The Mighty Logo

What My Invisible Disease Gave Me Eyes to See

We looked like any other couple. My husband and I.

There we were, sitting at a restaurant this past Valentine’s Day, just like millions of other couples. But we weren’t looking deeply into each other’s eyes. Or whispering sweet nothings across the table.

I was forcing myself to be there at all. 

My reluctance had nothing to do with my sweet husband. No. I was in pain. But I was not going to surrender to my disease. It was not going to ruin yet another happy event in my life. Even if it meant I had to pretend to have a good time and cry most of the way home. 

This unseen, unwelcome party crasher made its first appearance at the most vulnerable, joyful time in my life. I had just given birth to my first child. But I barely had time to hold my precious baby girl before the pain and torment began. In the same hospital room where I’d just been given one of my greatest gifts, an invisible thief known as Interstitial Cystitis began to take so much from me.

It was so invisible that doctors were convinced there was nothing wrong with me. No test revealed why I sometimes felt like there was a hot poker or shards of glass inside my bladder. No culture revealed why I could never rid myself of the constant urge to pee no matter how many times I went to the bathroom. 

Before I finally got a diagnosis, one doctor recorded this in his notes (which I obtained when I left his care, after he implied I might just be a little crazy): “27-year-old female patient came in the office for an emergency appointment, although receptionist says she looked happy with her baby and was in no obvious signs of distress.”

I looked fine. But what he couldn’t see was that for the first time in my life, I was having thoughts of suicide. I didn’t entertain them long. I had a husband and a sweet little girl depending on me. But I suddenly understood with crystal clarity the anguish and hopelessness that would make someone believe it was the only way out. I’ve gone to that dark place a few times times but have always found enough hope and blessing not to stay there.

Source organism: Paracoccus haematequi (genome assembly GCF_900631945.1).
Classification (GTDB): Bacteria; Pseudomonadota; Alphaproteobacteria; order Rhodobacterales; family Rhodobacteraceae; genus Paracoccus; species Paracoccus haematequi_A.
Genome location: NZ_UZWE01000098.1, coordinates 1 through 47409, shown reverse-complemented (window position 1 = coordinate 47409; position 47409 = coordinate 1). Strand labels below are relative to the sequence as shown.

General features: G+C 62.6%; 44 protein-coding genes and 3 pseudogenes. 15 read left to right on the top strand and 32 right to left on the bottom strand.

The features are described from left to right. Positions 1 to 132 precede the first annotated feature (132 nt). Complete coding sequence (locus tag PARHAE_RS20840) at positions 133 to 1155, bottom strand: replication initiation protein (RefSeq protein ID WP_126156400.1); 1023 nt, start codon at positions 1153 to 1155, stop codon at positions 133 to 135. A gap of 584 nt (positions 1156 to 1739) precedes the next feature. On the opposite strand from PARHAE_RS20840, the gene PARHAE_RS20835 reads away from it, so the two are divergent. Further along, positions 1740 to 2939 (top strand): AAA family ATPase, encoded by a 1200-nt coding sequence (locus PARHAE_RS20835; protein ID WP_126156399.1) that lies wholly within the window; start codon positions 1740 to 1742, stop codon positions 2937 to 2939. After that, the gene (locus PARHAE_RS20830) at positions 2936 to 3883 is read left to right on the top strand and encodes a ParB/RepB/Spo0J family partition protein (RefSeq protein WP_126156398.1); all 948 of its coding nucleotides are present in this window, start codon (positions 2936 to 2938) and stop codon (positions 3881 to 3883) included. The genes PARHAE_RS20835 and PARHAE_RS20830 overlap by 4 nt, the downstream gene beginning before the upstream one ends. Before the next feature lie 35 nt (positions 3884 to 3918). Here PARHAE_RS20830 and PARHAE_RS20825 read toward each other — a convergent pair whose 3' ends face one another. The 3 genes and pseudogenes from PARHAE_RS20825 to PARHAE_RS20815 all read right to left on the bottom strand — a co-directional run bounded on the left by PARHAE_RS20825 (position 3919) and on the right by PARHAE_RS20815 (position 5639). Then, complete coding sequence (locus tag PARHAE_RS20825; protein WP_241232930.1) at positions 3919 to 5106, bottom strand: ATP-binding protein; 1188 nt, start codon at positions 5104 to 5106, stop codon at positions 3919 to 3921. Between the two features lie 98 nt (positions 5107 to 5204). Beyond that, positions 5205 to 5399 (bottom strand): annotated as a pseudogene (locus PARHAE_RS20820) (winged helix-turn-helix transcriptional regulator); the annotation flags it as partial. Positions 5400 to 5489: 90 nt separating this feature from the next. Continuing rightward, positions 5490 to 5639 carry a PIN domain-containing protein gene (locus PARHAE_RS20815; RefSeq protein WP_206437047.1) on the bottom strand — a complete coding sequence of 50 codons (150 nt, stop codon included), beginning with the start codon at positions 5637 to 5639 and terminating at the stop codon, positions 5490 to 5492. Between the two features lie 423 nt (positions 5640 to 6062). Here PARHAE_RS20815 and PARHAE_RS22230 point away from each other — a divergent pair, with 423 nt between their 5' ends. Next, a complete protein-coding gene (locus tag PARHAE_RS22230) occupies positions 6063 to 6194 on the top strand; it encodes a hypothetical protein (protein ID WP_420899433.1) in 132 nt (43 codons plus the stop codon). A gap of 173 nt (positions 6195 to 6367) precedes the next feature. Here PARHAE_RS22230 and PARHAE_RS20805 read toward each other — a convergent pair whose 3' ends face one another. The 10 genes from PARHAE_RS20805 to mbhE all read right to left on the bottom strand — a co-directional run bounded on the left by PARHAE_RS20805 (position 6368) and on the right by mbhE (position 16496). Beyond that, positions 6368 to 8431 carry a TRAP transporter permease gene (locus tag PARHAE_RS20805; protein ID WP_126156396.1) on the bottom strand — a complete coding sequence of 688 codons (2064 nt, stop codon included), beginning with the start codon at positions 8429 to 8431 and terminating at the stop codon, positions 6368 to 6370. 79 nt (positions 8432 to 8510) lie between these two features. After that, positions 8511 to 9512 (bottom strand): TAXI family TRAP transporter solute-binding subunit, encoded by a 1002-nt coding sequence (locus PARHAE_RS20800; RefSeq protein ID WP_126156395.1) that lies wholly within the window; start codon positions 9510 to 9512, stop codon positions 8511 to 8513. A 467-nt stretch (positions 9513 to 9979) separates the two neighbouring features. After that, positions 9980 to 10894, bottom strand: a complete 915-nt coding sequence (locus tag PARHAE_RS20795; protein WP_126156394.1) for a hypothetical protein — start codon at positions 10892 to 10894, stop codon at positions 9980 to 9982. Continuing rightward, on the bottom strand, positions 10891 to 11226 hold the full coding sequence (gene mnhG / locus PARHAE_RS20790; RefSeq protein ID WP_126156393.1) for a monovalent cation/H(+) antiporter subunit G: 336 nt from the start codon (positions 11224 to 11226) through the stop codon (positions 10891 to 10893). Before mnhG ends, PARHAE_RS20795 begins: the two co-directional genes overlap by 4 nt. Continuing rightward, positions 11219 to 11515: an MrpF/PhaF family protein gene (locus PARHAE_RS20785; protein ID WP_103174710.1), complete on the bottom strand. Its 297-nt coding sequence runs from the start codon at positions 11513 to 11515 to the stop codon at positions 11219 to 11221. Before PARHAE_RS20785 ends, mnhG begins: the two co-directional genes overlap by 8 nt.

For years, because I looked fine, I minimized my pain. Some days I did (and do) feel fine. Then one day I stumbled upon these sobering facts: Approximately 50 percnt of IC patients can’t hold a full-time job. Many have a quality of life that “resembles that of a person on kidney dialysis or suffering from chronic cancer pain.”

Alrighty then. Maybe I’m not such a wimp after all. 

Most won’t ever fully recognize or understand my pain and limitations. It’s been incredibly isolating at times. But over the last 18 years, this invisible illness has opened my eyes to some beautiful things… 

I see my son, who battles with his own unseen illness, cystic fibrosis, through the lens of empathy. Instead of saying, “I’m so sorry for what you’re going through.” I can honestly tell him, “In my own way, I know what you’re going through.” Sweet son, I know how hard it is to carry a burden, to fight a fight that many others can’t fully appreciate. I see how solidarity in suffering has created an extraordinary mother-son bond.  

I see a hard-won strength, steely determination and resolve in my spirit that I doubt I’d have developed in any other way. 

I see the hidden pain in others’ eyes because I recognize it so clearly in my own. 

I now see others unclouded by judgment because I understand that they may be fighting silent, unseen struggles of their own.

I see God’s hand and provision in the midst of my suffering. I don’t fully understand why He allows my pain, but I see how He gives me what I need each day to preserve and live well in spite of it.

I see the compassionate and tender hearts that invisible disease – mine and my son’s – has borne in my children. I see their sincere desire and tangible efforts to relieve others’ emotional and physical pain. 

Yes, my invisible battle is often bitter. But what it’s given me eyes to see is truly sweet. 


For all of March, The Mighty is asking its readers the following: If you could write a letter to the disability or disease you (or a loved one) face, what would you say to it? If you’d like to participate, please send a blog post to Please  include a photo for the piece, a photo of yourself and 1-2 sentence bio.

Want to end the stigma around disability? Like us on Facebook.

And sign up for what we hope will be your favorite thing to read at night.

Conversations 12